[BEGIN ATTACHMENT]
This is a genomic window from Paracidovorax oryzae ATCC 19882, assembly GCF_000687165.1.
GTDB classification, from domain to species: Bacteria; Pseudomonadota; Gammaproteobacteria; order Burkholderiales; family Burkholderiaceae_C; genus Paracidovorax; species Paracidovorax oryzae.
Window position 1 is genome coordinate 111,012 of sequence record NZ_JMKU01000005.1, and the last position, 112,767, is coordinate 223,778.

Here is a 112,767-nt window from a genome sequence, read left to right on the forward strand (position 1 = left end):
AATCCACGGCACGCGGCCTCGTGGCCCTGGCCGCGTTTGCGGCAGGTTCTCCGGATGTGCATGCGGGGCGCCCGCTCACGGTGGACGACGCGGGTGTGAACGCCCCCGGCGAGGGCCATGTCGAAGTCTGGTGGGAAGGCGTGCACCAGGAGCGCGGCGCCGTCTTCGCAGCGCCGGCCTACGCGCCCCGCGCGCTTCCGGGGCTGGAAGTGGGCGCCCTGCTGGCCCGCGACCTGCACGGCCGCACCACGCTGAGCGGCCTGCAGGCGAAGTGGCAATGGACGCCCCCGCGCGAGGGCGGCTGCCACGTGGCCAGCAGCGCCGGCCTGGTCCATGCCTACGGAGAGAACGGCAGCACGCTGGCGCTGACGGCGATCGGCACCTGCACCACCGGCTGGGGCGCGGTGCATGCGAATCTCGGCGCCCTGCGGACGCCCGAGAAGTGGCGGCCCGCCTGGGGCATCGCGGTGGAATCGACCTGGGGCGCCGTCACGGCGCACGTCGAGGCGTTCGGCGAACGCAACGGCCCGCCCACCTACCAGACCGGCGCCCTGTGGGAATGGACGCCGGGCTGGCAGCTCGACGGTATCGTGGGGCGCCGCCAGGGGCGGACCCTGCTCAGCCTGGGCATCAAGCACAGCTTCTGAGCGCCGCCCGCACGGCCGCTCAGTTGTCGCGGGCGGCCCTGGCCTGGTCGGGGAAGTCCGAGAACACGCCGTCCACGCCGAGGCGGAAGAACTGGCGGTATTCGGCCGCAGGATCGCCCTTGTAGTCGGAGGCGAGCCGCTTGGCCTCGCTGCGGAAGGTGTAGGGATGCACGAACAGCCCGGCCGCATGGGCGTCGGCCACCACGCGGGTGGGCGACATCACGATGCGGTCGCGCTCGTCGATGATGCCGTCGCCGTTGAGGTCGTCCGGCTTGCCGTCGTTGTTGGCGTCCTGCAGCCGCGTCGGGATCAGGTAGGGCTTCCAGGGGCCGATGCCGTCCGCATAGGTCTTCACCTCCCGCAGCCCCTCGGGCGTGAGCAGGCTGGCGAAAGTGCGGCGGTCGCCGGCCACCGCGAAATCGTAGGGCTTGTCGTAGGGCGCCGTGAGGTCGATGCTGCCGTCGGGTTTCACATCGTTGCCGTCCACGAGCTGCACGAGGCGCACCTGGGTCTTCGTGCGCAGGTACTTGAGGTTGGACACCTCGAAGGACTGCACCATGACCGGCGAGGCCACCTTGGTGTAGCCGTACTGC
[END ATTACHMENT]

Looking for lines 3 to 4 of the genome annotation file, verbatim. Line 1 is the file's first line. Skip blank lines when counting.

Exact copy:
Window position 1 is genome coordinate 111,012 of sequence record NZ_JMKU01000005.1, and the last position, 112,767, is coordinate 223,778.

Here is a 112,767-nt window from a genome sequence, read left to right on the forward strand (position 1 = left end):